Getting out with no deal bruises the UK for a while because trade deals worldwide cannot be done in 5 minutes. But it is a very big worldwide market. When we are up and running with several big deals we can listen to the EU begging for a deal in order that it can survive. Then we can say "Take our first and final offer or 'go away' for good".

Without the UK the EU will slowly collapse, it is inevitable. The large number of basket cases will at some stage not be able to totally depend upon generous German funding.
 
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Down Up Dick

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But what about the new ukuleles? And what strings are best for Sopranos? What about the G problem— high or low?
:eek:ld:
 

Croaky Keith

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The Government allowed, for this vote only, all 17 year olds to have a say, & even with all those extra votes, the majority voted 'out'. :p
 

Pirate Jim

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The Government allowed, for this vote only, all 17 year olds to have a say, & even with all those extra votes, the majority voted 'out'. :p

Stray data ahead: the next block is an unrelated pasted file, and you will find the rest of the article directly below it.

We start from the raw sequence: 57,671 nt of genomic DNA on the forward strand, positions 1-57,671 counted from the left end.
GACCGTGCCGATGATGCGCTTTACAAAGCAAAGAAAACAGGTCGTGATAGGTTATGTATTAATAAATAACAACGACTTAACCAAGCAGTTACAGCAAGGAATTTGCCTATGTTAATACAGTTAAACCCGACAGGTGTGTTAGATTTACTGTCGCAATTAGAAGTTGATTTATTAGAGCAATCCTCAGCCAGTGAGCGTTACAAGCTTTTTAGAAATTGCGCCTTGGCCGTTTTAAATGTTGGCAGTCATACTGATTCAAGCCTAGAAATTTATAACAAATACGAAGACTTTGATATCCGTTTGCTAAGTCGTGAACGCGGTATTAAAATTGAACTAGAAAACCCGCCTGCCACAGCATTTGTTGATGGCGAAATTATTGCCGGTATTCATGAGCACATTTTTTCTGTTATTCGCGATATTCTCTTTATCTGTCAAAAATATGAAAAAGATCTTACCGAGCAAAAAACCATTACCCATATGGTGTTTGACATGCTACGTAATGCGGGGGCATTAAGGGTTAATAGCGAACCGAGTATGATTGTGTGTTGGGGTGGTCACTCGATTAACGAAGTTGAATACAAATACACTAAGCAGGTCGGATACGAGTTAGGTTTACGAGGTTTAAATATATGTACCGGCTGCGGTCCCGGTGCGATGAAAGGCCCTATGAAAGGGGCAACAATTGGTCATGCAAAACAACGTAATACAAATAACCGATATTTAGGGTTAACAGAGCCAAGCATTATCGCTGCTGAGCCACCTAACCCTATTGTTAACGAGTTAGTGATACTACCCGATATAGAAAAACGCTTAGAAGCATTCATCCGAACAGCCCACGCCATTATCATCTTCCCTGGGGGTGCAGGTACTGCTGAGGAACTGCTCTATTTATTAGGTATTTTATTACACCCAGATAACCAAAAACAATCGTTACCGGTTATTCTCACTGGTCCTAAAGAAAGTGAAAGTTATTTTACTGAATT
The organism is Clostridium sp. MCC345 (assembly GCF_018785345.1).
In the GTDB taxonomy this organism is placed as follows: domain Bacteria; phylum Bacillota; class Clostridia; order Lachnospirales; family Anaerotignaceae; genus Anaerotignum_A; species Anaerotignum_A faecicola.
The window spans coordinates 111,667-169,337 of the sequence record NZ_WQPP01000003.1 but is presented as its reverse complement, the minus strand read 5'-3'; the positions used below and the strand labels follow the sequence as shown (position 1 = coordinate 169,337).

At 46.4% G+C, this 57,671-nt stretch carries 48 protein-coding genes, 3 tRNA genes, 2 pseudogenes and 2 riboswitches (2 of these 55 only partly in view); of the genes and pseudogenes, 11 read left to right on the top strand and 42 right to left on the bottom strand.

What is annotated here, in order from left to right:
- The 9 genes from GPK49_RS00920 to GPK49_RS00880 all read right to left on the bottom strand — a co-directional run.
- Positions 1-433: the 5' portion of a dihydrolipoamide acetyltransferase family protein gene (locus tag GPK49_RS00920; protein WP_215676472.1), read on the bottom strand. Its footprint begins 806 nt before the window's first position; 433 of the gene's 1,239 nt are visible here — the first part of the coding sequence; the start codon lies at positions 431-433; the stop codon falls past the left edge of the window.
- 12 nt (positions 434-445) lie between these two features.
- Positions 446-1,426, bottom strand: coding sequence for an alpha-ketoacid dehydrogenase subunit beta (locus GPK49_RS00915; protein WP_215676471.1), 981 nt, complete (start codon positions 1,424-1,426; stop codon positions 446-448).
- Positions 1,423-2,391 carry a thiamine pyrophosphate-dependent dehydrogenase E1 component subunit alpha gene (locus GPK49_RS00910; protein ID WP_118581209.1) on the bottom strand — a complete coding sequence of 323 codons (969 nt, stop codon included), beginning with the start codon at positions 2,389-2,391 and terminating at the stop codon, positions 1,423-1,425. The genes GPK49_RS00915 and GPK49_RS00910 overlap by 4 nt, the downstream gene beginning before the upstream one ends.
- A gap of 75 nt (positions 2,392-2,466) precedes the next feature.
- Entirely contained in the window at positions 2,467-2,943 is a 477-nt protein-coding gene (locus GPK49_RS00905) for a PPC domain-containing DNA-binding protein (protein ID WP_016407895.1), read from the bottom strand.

The majority did indeed vote out although your second assertion is not quite correct. The House of Lords backed a motion to allow 16 and 17 year olds to vote but it was blocked by MPs in the Commons - it was 18 years old and over only in the referendum. I have no idea what, if any, difference increasing the voter pool would have made but 17 year olds did not get to vote in the referendum.
 

John Colter

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Common Market, yes - EU, no.

I am worried by the naive assumption, by the "Second Vote" advocates, that in the event of the UK changing its collective mind, the EU would allow us to remain under exactly the same conditions. Effectively, we have already left and are negotiating the terms of our future relationship with the EU. If we were now to say, "Please can we stay?" the UK would be in a very weak negotiating position.

Having said that, I agree that this is not an appropriate forum for such a discussion.

John Colter.
 

Graham Greenbag